February 28, 2024

What’s behind the federal government’s cap on international students and what does it mean for Alberta?

On January 22nd, the Government of Canada announced that they would be limiting the number of permits issued for new international students entering the country every year. Here, we’ll explore what the cap is all about, why it happened, as well as how it might affect Alberta and Alberta’s postsecondary institutions.

What happened?

First, for some context, around 550,000 international student permits were issued in 2022, a 75% increase from five years prior. The new cap will place a limit at 360,000 study permits per year for the next two years, a decrease of 35% from 2022 levels. That 360,000 total would bring the number of foreign students entering Canada back to about 2018 levels (excluding COVID effects in 2020).

It’s worth noting that there are several exceptions to the cap. First, it does not apply to renewals by current students. It also does not apply to those in master’s or doctoral programs, or students in programs below the post-secondary level. Students in these programs will account for roughly 75,000 more international students than the cap allows.

The specific allocation of permits hasn’t been made public, but under the new cap, individual provincial and territorial allocations will be weighted by population. Presumably, this means that a province’s share of total international student permits will be roughly proportional to its share of the national population. This distribution is intended to curtail enrollment in provinces which have seen the fastest growth in international student enrolment—in this case, Ontario and, to a lesser extent, BC (discussed further below).

Once the final distribution is known, it would be up to each province to decide how to allocate its share across its designated learning institutions. For additional oversight, the federal government will now also require an attestation letter from the provinces for every study permit submitted.

Another change announced by the federal government involves work permits for international students’ spouses. Previously, spouses could qualify for a work permit regardless of the post-secondary program in which their partners were enrolled. Under the new rules, work permit eligibility will be limited to the spouses of students in master’s or doctoral programs.

Why has the cap been introduced?

Effectively, the imposition of a cap was the federal government’s response to two concerning factors: an uncontrolled surge in international student enrolment, as well as the fact that many of those students were enrolled in lower-quality private education institutions. In effect, the existing system created opportunities for abuse while also threatening Canada’s reputation as a high-quality destination for international students.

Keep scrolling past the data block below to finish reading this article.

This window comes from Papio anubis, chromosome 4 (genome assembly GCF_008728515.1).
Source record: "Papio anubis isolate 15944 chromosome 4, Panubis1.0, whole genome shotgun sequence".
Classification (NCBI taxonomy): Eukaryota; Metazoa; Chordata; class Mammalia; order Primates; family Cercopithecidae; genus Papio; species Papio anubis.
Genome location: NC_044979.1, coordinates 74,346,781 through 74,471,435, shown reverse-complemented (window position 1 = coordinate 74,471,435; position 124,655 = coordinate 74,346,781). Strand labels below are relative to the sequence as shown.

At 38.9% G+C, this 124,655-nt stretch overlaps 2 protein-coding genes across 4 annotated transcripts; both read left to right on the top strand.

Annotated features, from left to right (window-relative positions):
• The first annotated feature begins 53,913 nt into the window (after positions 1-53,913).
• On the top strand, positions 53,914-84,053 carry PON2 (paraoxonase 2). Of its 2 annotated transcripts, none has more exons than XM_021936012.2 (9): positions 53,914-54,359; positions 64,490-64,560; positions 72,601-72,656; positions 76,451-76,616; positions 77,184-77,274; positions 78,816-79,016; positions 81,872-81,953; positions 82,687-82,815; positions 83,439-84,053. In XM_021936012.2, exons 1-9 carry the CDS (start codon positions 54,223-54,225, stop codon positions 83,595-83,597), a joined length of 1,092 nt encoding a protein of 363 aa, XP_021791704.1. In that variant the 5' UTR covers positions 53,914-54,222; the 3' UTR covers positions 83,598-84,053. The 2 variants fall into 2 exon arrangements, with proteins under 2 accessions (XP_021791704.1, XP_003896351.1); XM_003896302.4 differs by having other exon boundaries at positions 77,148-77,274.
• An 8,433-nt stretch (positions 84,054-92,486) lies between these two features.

There are several factors behind the surge in international students, but one worth highlighting is that those students represent a significant source of revenue for post-secondary institutions. To make up for public funding shortfalls, many have opened their doors to more international students who pay up to five times as much for tuition as do domestic students. In Ontario, for example, international students account for 76% of all tuition fees.

On quality of education, the Government of Canada has noted that some private institutions are exploiting international students by offering poor-quality schooling. These institutions, sometimes even set up in strip malls, have become increasingly common, particularly in B.C. and Ontario. Some rely almost exclusively on international enrolment.

In addition to capping enrollment numbers, the federal government announced that international students attending these kinds of private institutions will no longer be eligible for postgraduation work permits. These permits are highly sought-after by international students, and, according to the Immigration Minister,  some private “puppy mill” schools take advantage of that fact by charging high fees for low-quality education simply as a loophole for the permits to be obtained after graduation.

On a related note, there are also issues of high absentee rates, with many students rarely attending or completing their programs at these institutions. This is another loophole in the existing system that allows international students to enroll in Canada simply to gain a foothold in the country to find work. In response, the federal government has tightened its financial requirements for prospective international students. Previously, students needed to prove they had access to $10,000 in order to come to the country to study. That threshold was doubled in December.